Author info: Website | Twitter | Facebook
Publisher: Square Fish
Source: Publisher provided for review
Buy the book: Barnes & Noble | Amazon | The Book Depository
When Freedom Airlines flight 121 went down over the Pacific Ocean, no one ever expected to find survivors. Which is why the sixteen-year-old girl discovered floating among the wreckage—alive—is making headlines across the globe. Even more strange is that her body is miraculously unharmed and she has no memories of boarding the plane. She has no memories of her life before the crash. She has no memories period. No one knows how she survived. No one knows why she wasn’t on the passenger manifest. And no one can explain why her DNA and fingerprints can’t be found in a single database in the world.Unremembered is one of those books that I didn't have a lot of expectations for coming in. I didn't have a deep grasp on the concept, and I hadn't read many reviews. I knew I liked the sound of it, though. What's funny, however, is the fact that what I liked best about the novel is what came completely from left field and the ideas explored, but what I didn't like was what sold me in the beginning. My reading experience was good, because the writing was largely well suited to the book and the pacing kept me hooked the whole time, but I definitely could have liked it more.
Crippled by a world she doesn’t know, plagued by abilities she doesn’t understand, and haunted by a looming threat she can’t remember, Seraphina struggles to piece together her forgotten past and discover who she really is. But with every clue only comes more questions. And she’s running out of time to answer them. Her only hope is a strangely alluring boy who claims to know her from before the crash. Who claims they were in love. But can she really trust him? And will he be able to protect her from the people who have been making her forget?
From popular young adult author Jessica Brody comes a compelling and suspenseful new sci-fi series. The Unremembered Trilogy is set in a world where science knows no boundaries, memories are manipulated, and true love can never be forgotten.
What got me most excited while reading Unremembered was that bomb drop of a twist. I went from being intrigued by Seraphina's background to being highly involved, wanting to know each and every thing about it. It also added more depth to the "giant corporation is evil" idea that was being set up and differentiated the book from others that deal with similar premises. Like I said, I wanted to read this one because of the memory loss etc, but, by the end, I was much more interested in what had developed.
The other things I enjoyed were the explorations of the ideas that who we are is not completely dictated by our experiences--that, one some level, we are who we are no matter what--and that some memories and feelings are such a part of us that they can't be fully erased. Seraphina shows both of these ideas in the novel; she has a will that rears its head at certain moments, against even her better judgement, and that points her in the direction. She also has this bodily reaction to Zen, which is not necessarily romantic, but a warmth and calmness. It's a nice embodiment of that idea that even if we don't consciously have the memory, our bodies have a memory of their own.
But, the romance--which I had so loved the sound of--also proved to be problematic to me. It's not that it's instalove, but it was hard for me to be engaged with the romance--and for a couple of reasons. Yes, Zen goes through quite a lot to find and help Seraphina, which is admirable and romantic, and they were in love before Sera lost all of her memories, but there's no real time romantic development. Really, the two spend very little time together in the timeline of the book. Without the time to see a connection, a development or solidity in their relationship, I just couldn't get behind it. Also, Zen's basically the one guy her age she's known. Ever. In her life. Who's to say their romance is really the stuff of legend, the Romeo and Juliet it's sold to be? Also also, the guy doesn't tell her a lot. I mean, saying "I know you, and you won't believe it till you see it, so I'll just wait and show you" while you keep someone in the dark and take them to a secluded place might be good on your paper, but I know I'd personally not be good with that. At all.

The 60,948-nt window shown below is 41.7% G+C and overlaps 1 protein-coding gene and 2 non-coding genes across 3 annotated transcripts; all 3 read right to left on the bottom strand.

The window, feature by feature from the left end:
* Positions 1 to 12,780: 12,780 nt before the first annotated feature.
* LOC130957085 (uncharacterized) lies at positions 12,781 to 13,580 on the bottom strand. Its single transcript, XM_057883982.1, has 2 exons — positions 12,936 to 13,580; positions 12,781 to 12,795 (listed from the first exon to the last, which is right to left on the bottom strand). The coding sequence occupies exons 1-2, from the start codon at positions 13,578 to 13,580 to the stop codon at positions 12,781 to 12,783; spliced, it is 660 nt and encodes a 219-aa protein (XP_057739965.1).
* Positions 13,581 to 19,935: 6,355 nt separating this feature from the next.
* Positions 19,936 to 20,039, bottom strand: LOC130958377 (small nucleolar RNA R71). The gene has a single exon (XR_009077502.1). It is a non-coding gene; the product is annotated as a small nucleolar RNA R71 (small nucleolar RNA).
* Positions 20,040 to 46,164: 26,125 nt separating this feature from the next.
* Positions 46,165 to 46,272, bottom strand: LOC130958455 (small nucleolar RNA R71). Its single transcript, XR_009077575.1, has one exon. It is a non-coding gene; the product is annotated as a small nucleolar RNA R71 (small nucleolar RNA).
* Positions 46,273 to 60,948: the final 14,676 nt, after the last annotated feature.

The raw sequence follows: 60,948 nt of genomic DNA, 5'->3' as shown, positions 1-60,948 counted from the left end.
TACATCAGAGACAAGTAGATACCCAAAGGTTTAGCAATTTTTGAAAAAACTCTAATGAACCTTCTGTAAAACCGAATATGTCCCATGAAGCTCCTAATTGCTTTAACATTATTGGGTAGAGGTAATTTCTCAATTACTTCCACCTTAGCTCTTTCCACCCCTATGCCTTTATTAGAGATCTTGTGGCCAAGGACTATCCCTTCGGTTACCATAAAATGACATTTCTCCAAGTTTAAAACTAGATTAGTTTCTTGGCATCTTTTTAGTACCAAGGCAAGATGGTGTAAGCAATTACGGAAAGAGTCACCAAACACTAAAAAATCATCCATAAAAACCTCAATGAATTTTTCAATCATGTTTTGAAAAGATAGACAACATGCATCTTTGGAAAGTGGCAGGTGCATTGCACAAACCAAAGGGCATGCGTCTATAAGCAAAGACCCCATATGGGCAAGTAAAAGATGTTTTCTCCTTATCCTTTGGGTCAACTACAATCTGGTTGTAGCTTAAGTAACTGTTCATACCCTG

With all of that considered, I still enjoyed reading the book. Once I got into it, I read the rest in an afternoon, stopping for a few minutes to do something else (and watch Game of Thrones, obviously), but I always came back. The writing offers an immediacy and feels right for someone who has no recollection of herself whatsoever coming to know who she was, and it progresses accordingly. And, the ending offers some degree of closure while leaving you quite ready for a sequel--which I know I'll be reading. Unremembered certainly isn't perfect, but it's an enjoyable read all the same.
About the author:
Jessica Brody knew from a young age that she wanted to be a writer. She started self “publishing” her own books when she was seven years old, binding the pages together with cardboard, wallpaper samples and electrical tape.In four short years, Jessica sold nine novels (two adult novels to St. Martin’s Press and seven young adult novels to Farrar, Straus, Giroux.) 52 Reasons to Hate My Father released in July 2012, Unremembered, the first book in a new teen sci-fi/suspense trilogy, released in March 2012, and its anticipated sequel, Unforgotten, released in February of 2014. Unremembered was recently optioned for film by the producers of The Vampire Academy, Zero Dark Thirty, Life of Pi and Slumdog Millionaire. (Read the full story here!)Jessica’s books are published and translated in over twenty foreign countries. She now works full time as a writer and producer. She currently splits her time between Los Angeles and Colorado.